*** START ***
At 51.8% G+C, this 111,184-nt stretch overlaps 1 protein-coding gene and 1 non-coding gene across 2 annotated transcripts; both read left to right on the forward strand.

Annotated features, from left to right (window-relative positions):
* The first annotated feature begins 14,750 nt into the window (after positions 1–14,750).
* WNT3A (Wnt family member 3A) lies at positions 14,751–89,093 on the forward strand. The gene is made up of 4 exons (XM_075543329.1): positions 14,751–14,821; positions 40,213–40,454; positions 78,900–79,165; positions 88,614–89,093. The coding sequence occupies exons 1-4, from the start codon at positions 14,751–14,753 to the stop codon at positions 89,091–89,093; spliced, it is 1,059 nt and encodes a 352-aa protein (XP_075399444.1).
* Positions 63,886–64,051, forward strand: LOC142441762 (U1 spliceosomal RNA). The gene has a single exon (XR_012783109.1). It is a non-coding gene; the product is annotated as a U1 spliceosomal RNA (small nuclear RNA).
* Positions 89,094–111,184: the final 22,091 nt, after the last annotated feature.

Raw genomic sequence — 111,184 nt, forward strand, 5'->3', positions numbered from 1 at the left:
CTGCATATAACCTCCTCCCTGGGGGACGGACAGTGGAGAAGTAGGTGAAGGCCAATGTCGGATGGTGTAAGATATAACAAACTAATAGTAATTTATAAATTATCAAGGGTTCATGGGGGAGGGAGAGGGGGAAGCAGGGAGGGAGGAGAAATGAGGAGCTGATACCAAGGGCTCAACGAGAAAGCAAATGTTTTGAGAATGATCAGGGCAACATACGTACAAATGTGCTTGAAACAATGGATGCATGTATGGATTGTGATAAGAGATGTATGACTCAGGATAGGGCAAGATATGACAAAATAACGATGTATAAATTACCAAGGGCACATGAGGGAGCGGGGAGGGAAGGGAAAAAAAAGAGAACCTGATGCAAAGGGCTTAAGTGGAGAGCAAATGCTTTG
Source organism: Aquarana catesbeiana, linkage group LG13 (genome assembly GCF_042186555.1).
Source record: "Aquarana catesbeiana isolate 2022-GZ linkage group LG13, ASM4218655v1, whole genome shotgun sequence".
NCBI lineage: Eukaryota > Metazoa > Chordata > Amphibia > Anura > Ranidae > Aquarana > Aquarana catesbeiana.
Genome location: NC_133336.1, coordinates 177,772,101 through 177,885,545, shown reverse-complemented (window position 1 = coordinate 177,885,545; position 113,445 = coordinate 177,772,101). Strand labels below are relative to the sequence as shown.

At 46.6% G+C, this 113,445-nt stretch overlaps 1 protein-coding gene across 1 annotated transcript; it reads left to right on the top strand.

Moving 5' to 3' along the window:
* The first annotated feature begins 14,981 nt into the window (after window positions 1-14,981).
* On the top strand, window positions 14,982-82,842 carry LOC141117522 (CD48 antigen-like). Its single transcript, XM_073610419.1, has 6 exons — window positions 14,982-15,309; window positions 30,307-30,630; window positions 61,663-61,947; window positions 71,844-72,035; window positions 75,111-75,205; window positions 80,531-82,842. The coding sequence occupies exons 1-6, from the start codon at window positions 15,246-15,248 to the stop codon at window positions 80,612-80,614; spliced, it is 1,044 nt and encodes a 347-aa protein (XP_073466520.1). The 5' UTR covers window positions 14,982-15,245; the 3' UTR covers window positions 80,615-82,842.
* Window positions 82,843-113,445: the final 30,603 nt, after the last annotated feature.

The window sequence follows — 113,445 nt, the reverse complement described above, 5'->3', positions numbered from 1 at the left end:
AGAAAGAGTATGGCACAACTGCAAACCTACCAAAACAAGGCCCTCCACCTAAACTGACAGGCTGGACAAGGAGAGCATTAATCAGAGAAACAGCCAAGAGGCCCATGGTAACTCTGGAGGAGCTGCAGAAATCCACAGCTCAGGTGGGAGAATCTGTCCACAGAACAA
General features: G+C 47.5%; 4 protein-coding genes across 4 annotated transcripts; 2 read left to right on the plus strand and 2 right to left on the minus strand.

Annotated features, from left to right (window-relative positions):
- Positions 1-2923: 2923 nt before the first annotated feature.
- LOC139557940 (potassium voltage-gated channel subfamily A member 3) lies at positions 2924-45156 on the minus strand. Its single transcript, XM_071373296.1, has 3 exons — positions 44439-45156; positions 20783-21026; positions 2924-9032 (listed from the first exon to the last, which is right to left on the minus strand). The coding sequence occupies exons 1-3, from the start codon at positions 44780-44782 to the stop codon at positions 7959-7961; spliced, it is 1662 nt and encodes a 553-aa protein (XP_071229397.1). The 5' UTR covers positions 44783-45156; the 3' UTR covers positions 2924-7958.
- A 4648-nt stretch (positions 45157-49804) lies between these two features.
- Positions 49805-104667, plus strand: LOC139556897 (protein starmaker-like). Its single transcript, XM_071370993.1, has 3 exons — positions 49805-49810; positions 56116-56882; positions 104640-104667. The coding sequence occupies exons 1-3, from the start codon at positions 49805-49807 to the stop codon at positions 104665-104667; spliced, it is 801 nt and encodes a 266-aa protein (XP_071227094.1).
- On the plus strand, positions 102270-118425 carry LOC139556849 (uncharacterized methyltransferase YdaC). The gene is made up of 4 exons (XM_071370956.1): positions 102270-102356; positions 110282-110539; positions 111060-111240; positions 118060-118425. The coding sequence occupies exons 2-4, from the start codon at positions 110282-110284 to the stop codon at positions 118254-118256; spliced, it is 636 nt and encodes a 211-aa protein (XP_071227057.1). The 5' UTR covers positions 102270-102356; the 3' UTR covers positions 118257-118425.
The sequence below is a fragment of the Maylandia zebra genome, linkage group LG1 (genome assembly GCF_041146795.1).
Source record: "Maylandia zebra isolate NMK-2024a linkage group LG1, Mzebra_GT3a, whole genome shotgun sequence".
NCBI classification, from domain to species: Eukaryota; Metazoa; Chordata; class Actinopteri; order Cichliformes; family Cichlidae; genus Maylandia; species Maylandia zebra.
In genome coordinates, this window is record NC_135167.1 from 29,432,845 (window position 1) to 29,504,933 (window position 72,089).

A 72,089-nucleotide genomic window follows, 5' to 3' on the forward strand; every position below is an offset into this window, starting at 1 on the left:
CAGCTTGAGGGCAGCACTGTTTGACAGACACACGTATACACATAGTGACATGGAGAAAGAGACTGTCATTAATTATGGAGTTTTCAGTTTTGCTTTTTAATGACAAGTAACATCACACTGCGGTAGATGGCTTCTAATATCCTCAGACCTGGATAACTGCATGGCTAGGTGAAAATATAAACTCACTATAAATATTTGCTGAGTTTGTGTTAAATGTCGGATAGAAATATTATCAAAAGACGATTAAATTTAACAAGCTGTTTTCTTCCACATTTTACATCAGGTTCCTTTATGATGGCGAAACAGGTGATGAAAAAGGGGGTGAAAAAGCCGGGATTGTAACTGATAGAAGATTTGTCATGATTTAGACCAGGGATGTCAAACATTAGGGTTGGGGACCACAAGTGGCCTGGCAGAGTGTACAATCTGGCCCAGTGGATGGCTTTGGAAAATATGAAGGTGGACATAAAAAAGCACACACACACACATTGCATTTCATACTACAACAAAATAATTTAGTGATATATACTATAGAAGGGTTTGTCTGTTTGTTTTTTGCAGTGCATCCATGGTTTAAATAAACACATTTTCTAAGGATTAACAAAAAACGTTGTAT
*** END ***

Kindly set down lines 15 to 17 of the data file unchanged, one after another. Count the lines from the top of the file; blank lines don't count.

* The first annotated feature begins 14,981 nt into the window (after window positions 1-14,981).
* On the top strand, window positions 14,982-82,842 carry LOC141117522 (CD48 antigen-like). Its single transcript, XM_073610419.1, has 6 exons — window positions 14,982-15,309; window positions 30,307-30,630; window positions 61,663-61,947; window positions 71,844-72,035; window positions 75,111-75,205; window positions 80,531-82,842. The coding sequence occupies exons 1-6, from the start codon at window positions 15,246-15,248 to the stop codon at window positions 80,612-80,614; spliced, it is 1,044 nt and encodes a 347-aa protein (XP_073466520.1). The 5' UTR covers window positions 14,982-15,245; the 3' UTR covers window positions 80,615-82,842.
* Window positions 82,843-113,445: the final 30,603 nt, after the last annotated feature.